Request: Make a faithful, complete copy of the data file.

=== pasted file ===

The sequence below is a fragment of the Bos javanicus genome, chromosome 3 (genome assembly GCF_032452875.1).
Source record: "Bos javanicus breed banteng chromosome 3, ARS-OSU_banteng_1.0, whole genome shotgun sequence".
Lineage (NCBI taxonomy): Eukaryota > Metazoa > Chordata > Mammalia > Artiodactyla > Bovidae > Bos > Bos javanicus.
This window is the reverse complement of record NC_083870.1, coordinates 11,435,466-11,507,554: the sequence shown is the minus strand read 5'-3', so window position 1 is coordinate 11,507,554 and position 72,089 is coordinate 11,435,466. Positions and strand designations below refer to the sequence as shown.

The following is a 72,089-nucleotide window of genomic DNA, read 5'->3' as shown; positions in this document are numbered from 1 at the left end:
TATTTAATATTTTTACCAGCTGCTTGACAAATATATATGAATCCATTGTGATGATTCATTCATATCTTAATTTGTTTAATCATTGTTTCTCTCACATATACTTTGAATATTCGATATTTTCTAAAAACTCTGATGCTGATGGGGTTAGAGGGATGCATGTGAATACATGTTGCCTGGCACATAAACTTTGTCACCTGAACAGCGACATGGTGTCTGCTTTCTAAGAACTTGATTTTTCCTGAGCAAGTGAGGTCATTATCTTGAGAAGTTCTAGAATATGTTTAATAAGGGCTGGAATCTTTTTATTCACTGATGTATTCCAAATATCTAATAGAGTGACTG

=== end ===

The sequence below is a fragment of the Bos javanicus genome, chromosome 3 (genome assembly GCF_032452875.1).
Source record: "Bos javanicus breed banteng chromosome 3, ARS-OSU_banteng_1.0, whole genome shotgun sequence".
Lineage (NCBI taxonomy): Eukaryota > Metazoa > Chordata > Mammalia > Artiodactyla > Bovidae > Bos > Bos javanicus.
This window is the reverse complement of record NC_083870.1, coordinates 11,435,466-11,507,554: the sequence shown is the minus strand read 5'-3', so window position 1 is coordinate 11,507,554 and position 72,089 is coordinate 11,435,466. Positions and strand designations below refer to the sequence as shown.

The following is a 72,089-nucleotide window of genomic DNA, read 5'->3' as shown; positions in this document are numbered from 1 at the left end:
TATTTAATATTTTTACCAGCTGCTTGACAAATATATATGAATCCATTGTGATGATTCATTCATATCTTAATTTGTTTAATCATTGTTTCTCTCACATATACTTTGAATATTCGATATTTTCTAAAAACTCTGATGCTGATGGGGTTAGAGGGATGCATGTGAATACATGTTGCCTGGCACATAAACTTTGTCACCTGAACAGCGACATGGTGTCTGCTTTCTAAGAACTTGATTTTTCCTGAGCAAGTGAGGTCATTATCTTGAGAAGTTCTAGAATATGTTTAATAAGGGCTGGAATCTTTTTATTCACTGATGTATTCCAAATATCTAATAGAGTGACTG